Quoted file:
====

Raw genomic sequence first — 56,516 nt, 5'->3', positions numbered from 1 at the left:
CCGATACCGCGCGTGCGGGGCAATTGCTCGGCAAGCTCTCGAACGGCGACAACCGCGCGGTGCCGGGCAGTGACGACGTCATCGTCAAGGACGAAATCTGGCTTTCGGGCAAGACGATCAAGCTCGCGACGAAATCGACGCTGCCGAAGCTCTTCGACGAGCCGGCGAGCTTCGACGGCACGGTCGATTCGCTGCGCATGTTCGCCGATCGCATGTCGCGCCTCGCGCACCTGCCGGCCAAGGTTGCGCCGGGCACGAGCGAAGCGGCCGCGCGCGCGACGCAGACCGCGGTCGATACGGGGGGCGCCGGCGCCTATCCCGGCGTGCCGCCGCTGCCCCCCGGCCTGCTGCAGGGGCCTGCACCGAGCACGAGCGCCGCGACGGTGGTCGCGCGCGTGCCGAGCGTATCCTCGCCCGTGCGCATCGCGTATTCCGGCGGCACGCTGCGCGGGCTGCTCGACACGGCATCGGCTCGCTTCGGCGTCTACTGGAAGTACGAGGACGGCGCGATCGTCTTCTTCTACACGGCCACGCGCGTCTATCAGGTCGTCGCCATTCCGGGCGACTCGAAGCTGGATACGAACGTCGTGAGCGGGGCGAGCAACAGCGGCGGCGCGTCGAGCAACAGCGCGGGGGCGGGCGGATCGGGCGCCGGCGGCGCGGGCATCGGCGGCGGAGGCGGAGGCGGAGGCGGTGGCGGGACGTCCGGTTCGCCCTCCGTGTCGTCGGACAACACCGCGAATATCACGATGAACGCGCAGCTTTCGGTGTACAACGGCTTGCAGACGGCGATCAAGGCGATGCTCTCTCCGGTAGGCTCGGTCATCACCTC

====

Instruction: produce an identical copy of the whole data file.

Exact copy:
Raw genomic sequence first — 56,516 nt, 5'->3', positions numbered from 1 at the left:
CCGATACCGCGCGTGCGGGGCAATTGCTCGGCAAGCTCTCGAACGGCGACAACCGCGCGGTGCCGGGCAGTGACGACGTCATCGTCAAGGACGAAATCTGGCTTTCGGGCAAGACGATCAAGCTCGCGACGAAATCGACGCTGCCGAAGCTCTTCGACGAGCCGGCGAGCTTCGACGGCACGGTCGATTCGCTGCGCATGTTCGCCGATCGCATGTCGCGCCTCGCGCACCTGCCGGCCAAGGTTGCGCCGGGCACGAGCGAAGCGGCCGCGCGCGCGACGCAGACCGCGGTCGATACGGGGGGCGCCGGCGCCTATCCCGGCGTGCCGCCGCTGCCCCCCGGCCTGCTGCAGGGGCCTGCACCGAGCACGAGCGCCGCGACGGTGGTCGCGCGCGTGCCGAGCGTATCCTCGCCCGTGCGCATCGCGTATTCCGGCGGCACGCTGCGCGGGCTGCTCGACACGGCATCGGCTCGCTTCGGCGTCTACTGGAAGTACGAGGACGGCGCGATCGTCTTCTTCTACACGGCCACGCGCGTCTATCAGGTCGTCGCCATTCCGGGCGACTCGAAGCTGGATACGAACGTCGTGAGCGGGGCGAGCAACAGCGGCGGCGCGTCGAGCAACAGCGCGGGGGCGGGCGGATCGGGCGCCGGCGGCGCGGGCATCGGCGGCGGAGGCGGAGGCGGAGGCGGTGGCGGGACGTCCGGTTCGCCCTCCGTGTCGTCGGACAACACCGCGAATATCACGATGAACGCGCAGCTTTCGGTGTACAACGGCTTGCAGACGGCGATCAAGGCGATGCTCTCTCCGGTAGGCTCGGTCATCACCTC